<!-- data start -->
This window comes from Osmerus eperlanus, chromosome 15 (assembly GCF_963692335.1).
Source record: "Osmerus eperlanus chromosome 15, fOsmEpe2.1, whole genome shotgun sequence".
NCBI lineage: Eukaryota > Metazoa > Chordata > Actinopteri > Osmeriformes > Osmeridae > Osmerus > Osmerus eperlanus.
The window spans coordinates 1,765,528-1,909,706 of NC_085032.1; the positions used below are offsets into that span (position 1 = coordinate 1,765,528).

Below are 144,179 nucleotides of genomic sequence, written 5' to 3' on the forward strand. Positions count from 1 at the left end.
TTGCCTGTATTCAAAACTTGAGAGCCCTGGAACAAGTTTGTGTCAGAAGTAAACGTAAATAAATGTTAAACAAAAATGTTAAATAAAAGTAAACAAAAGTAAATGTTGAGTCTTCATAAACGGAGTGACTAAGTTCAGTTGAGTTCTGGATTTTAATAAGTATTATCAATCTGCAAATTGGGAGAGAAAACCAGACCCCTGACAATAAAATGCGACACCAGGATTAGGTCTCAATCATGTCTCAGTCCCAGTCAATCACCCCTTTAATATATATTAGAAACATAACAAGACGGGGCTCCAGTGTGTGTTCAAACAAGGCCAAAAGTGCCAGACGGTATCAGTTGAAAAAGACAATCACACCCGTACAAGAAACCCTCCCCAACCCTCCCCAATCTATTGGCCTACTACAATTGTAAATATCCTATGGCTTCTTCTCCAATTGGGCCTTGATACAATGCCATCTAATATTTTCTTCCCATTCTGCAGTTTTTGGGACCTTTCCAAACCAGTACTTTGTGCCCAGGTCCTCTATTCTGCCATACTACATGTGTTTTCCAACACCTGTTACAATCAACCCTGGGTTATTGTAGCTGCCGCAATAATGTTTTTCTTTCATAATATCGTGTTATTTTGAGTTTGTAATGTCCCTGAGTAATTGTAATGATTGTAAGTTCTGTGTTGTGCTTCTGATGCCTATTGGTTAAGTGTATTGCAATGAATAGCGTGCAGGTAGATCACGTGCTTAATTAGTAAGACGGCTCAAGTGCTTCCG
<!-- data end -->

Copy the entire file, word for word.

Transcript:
This window comes from Osmerus eperlanus, chromosome 15 (assembly GCF_963692335.1).
Source record: "Osmerus eperlanus chromosome 15, fOsmEpe2.1, whole genome shotgun sequence".
NCBI lineage: Eukaryota > Metazoa > Chordata > Actinopteri > Osmeriformes > Osmeridae > Osmerus > Osmerus eperlanus.
The window spans coordinates 1,765,528-1,909,706 of NC_085032.1; the positions used below are offsets into that span (position 1 = coordinate 1,765,528).

Below are 144,179 nucleotides of genomic sequence, written 5' to 3' on the forward strand. Positions count from 1 at the left end.
TTGCCTGTATTCAAAACTTGAGAGCCCTGGAACAAGTTTGTGTCAGAAGTAAACGTAAATAAATGTTAAACAAAAATGTTAAATAAAAGTAAACAAAAGTAAATGTTGAGTCTTCATAAACGGAGTGACTAAGTTCAGTTGAGTTCTGGATTTTAATAAGTATTATCAATCTGCAAATTGGGAGAGAAAACCAGACCCCTGACAATAAAATGCGACACCAGGATTAGGTCTCAATCATGTCTCAGTCCCAGTCAATCACCCCTTTAATATATATTAGAAACATAACAAGACGGGGCTCCAGTGTGTGTTCAAACAAGGCCAAAAGTGCCAGACGGTATCAGTTGAAAAAGACAATCACACCCGTACAAGAAACCCTCCCCAACCCTCCCCAATCTATTGGCCTACTACAATTGTAAATATCCTATGGCTTCTTCTCCAATTGGGCCTTGATACAATGCCATCTAATATTTTCTTCCCATTCTGCAGTTTTTGGGACCTTTCCAAACCAGTACTTTGTGCCCAGGTCCTCTATTCTGCCATACTACATGTGTTTTCCAACACCTGTTACAATCAACCCTGGGTTATTGTAGCTGCCGCAATAATGTTTTTCTTTCATAATATCGTGTTATTTTGAGTTTGTAATGTCCCTGAGTAATTGTAATGATTGTAAGTTCTGTGTTGTGCTTCTGATGCCTATTGGTTAAGTGTATTGCAATGAATAGCGTGCAGGTAGATCACGTGCTTAATTAGTAAGACGGCTCAAGTGCTTCCG